Website Petitions Call for Kan., Mo., to Withdraw from the U.S.
KANSAS CITY, Mo. — Some are calling it a necessary change, while others are calling it a drastic overreaction to the recent presidential election. But thousands of people in Kansas and Missouri have signed a petition to allow both states to withdraw from the United States.
“I thought it was time to take back the America that our forefathers had set out for us,” David Peters said. He is one of those thousands who signed the petition for Missouri and Texas.
Ironically, the petitions can be found on the White House website, which provides a place for citizens to start petitions, even if they call for the break-up of the United States.
It was the November 6th re-election of Barack Obama that convinced David Peters to sign a petition to allow Missouri to secede from the United States.
“I think Barack Obama has taken over our country and attempted to make it socialistic, and I don’t think that’s the direction our forefathers intended it to go in,” Peters said.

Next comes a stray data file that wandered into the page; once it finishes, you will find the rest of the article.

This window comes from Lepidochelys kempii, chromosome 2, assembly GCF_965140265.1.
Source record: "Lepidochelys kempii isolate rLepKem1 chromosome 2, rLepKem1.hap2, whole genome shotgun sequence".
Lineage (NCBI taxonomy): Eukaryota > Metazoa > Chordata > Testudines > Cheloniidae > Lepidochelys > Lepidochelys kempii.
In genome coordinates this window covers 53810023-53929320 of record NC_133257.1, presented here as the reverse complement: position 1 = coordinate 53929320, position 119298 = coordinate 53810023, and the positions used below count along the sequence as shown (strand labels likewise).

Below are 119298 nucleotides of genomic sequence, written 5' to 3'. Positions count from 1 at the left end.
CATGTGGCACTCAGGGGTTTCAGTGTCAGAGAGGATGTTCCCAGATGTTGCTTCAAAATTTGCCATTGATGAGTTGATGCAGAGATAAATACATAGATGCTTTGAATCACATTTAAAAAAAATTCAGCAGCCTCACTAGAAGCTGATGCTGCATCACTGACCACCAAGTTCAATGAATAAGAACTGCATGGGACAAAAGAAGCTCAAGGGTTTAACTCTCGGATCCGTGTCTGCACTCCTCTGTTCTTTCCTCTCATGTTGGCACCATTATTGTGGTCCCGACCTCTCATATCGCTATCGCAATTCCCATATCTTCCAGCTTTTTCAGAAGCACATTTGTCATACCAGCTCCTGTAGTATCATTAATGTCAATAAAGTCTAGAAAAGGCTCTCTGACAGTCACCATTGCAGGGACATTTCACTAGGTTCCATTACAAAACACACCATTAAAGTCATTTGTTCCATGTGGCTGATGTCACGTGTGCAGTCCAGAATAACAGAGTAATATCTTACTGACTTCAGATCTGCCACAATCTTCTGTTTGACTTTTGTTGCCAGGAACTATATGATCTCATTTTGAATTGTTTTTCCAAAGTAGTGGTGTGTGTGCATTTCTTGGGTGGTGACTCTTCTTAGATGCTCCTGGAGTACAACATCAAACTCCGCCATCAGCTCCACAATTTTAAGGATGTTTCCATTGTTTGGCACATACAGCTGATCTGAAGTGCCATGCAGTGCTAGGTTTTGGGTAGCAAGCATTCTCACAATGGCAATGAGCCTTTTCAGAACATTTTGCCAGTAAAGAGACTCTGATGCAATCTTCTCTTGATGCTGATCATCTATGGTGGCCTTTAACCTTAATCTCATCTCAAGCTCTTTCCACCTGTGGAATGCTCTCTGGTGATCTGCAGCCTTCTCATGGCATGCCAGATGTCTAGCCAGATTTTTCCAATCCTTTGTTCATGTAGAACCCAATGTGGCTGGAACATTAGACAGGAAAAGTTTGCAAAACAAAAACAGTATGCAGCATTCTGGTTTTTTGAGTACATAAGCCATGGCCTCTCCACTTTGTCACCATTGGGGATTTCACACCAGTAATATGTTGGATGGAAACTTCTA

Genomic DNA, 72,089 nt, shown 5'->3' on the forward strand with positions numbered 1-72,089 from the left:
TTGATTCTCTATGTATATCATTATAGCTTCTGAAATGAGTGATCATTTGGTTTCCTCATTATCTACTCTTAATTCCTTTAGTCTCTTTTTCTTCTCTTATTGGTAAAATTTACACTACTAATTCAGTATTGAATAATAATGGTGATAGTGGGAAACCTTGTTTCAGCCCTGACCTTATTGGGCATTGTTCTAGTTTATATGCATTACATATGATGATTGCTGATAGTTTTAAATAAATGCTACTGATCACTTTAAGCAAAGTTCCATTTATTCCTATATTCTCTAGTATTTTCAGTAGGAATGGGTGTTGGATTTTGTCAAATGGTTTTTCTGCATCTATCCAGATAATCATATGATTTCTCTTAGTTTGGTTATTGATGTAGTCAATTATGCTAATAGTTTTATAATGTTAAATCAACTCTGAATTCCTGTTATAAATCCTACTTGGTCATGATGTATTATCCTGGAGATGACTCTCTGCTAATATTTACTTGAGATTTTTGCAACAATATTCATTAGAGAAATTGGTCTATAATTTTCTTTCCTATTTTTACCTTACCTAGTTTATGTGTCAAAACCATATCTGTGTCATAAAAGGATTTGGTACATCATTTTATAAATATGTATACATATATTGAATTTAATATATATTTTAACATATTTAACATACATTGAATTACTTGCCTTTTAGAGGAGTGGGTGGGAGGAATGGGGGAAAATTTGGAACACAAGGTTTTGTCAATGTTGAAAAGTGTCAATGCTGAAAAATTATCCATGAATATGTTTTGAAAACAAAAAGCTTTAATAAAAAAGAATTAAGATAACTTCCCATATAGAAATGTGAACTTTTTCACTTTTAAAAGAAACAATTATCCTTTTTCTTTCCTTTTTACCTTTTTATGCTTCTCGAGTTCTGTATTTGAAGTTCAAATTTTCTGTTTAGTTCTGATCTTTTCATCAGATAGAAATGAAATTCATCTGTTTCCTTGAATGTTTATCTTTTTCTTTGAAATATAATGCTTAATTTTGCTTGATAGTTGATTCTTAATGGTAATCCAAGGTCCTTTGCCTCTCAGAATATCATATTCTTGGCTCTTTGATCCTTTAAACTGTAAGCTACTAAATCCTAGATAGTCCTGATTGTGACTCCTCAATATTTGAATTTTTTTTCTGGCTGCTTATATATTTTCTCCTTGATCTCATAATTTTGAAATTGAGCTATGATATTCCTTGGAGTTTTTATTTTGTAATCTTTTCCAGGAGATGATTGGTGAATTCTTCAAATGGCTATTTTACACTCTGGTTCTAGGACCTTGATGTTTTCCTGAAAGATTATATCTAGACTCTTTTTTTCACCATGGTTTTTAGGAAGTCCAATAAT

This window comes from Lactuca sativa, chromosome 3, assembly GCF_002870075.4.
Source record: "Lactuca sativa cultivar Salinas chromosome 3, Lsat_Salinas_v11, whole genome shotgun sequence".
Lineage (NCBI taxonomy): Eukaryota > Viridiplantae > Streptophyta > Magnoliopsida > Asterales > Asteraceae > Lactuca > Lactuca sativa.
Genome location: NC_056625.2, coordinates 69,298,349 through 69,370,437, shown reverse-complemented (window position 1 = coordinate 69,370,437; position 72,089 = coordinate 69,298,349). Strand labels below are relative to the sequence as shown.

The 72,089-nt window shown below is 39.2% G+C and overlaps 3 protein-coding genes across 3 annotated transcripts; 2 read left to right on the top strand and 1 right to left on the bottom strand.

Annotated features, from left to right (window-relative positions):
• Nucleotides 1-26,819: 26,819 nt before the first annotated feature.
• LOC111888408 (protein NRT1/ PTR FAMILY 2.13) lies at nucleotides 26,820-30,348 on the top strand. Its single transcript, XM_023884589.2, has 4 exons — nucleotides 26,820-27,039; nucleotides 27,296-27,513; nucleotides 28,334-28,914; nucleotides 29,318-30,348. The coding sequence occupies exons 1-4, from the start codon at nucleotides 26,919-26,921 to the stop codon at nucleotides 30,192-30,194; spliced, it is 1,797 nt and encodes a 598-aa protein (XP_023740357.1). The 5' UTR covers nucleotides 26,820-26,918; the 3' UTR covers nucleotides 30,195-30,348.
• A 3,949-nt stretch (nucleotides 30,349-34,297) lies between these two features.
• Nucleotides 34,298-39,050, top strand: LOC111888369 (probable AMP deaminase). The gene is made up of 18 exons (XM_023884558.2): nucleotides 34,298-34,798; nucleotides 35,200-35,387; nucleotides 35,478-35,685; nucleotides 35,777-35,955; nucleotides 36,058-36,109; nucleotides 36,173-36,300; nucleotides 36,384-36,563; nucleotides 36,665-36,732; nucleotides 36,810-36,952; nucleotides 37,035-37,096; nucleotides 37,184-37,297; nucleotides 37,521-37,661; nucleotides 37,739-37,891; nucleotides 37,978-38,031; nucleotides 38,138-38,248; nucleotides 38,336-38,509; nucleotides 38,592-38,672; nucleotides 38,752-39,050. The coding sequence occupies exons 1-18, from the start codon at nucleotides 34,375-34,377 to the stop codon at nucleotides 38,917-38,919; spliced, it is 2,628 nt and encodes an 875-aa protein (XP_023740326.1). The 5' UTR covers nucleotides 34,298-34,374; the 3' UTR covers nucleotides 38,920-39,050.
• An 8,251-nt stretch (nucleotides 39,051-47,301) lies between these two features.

The last time states seceded, the Civil War happened. Still more than 25,000 people have signed petitions for Missouri, and more than 5,000 have signed a similar petition for Kansas.
Jason Barzee proves this is not an argument between political parties, he votes Republican.
“Obviously I’m not happy with the way the way the election turned out, but again, I’m going to support my President,” Barzee said.
He believes dividing isn’t the way to bring about change.
“This seems to happen every four years. There’s a group of people that wants to move to Canada, or they want to- they take these drastic measures,” he said. “I don’t see any need for it. I think it’s a drastic measure.”
Still thousands seem to think dividing is the way to come out on top.
“We need to do something and take action so we’re not a part of this Union as it sinks,” Peters said.
The White House website provides equal opportunity petitioning. There’s a petition to deport everyone who’s signed the petition for secession – it currently has about 10,500 signatures.
The governors of both Kansas and Missouri say they don’t support the call for state independence.